The restaurant’s bartender is wiping down the bar. He’s wearing a white shirt and red suspenders, he’s handsome, and he’s black. This proves to be important, as he will act out a brief drama of a crossover hit: first he looks up skeptically at Rick; then he nods approvingly while tossing a drinking glass in the air, catching it, and polishing it; then he starts dancing behind the bar; and finally he starts really rocking out, doing spins and jumping up so he can do a split and touch his toes in midair. Since it’s hard to imagine anyone whiter than Rick Astley, this performance plays as a cross-racial seal of approval. It also helps to have somebody in this video who can really dance, since it is basically a disco tune.
The song is the heavily synthesized work of British production team Stock-Aitken-Waterman. In the UK, they were oppressively successful from 1986 to 1990 with their assembly-line hits, but many of their flagship artists, such as Kylie Minogue and Jason Donovan, never really cracked the States. Rick Astley was a drummer-turned-singer in a soul band who worked as a tape operator and “tea boy” (British for “gofer”) in the Stock-Aitken-Waterman studio. Even before Rickrolling, this song worked people’s nerves: witness Nick Lowe‘s 1990 track “All Men Are Liars,” featuring the lyric “Do you remember Rick Astley? / He had a big fat hit that was ghastly.”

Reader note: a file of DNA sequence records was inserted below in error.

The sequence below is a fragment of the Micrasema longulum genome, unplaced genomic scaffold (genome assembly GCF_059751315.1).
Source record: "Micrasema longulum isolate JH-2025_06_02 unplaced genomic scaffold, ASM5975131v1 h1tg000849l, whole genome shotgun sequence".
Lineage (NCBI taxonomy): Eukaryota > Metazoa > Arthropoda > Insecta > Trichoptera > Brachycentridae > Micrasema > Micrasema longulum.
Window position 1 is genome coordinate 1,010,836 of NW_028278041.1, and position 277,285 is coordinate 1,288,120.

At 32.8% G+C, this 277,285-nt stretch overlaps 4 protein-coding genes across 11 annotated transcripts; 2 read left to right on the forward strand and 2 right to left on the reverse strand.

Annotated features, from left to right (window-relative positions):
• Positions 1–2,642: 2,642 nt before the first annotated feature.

The bartender runs in place, throws his rag in the air, and somersaults over the bar. He is running neck and neck with Tom Cruise’s Cocktail performance for the “Craziest Bartender of 1988” medal. The blondes keep on looking over their shoulders at the camera. Another man enters the video; he’s even blonder than the girls. Now and then, the editor cuts to a brief clip of Rick’s shadow. The bartender has come outside so he can jump against the chain link fence, bouncing off it in an acrobatic fashion. Super-blonde guy turns out to be a pretty good dancer, swiveling his body and spinning on his knees. The bartender runs up the stone wall and flips his body into a somersault, which is a real Matrix move without the benefit of a special-effects budget. Man, I hope whoever played the bartender parlayed this video into a West End show or an Olympics medal or something.
We cut between Rick’s various looks as he keeps repeating the chorus. (“Never gonna” is heard fully forty times in this song). Rick has a big grin on his face, and seems totally unconnected to the song emotionally. This is the track’s big flaw: when the chorus was misheard as “Now I’m gonna give you up,” as it frequently was, it seemed just as plausible a lyric. Rick’s vocal performance didn’t give you any emotional cues as to whether he wanted to pick out silverware together or to ditch you by the side of the road with some loose change for the bus.
“Never Gonna Give You Up,” as Adam Curry mentioned, hit number one–for two weeks in the US and five weeks in the UK. (It was followed later in 1988 by the soundalike number-one single “Together Forever,” which we covered early in this countdown.) You can watch it here.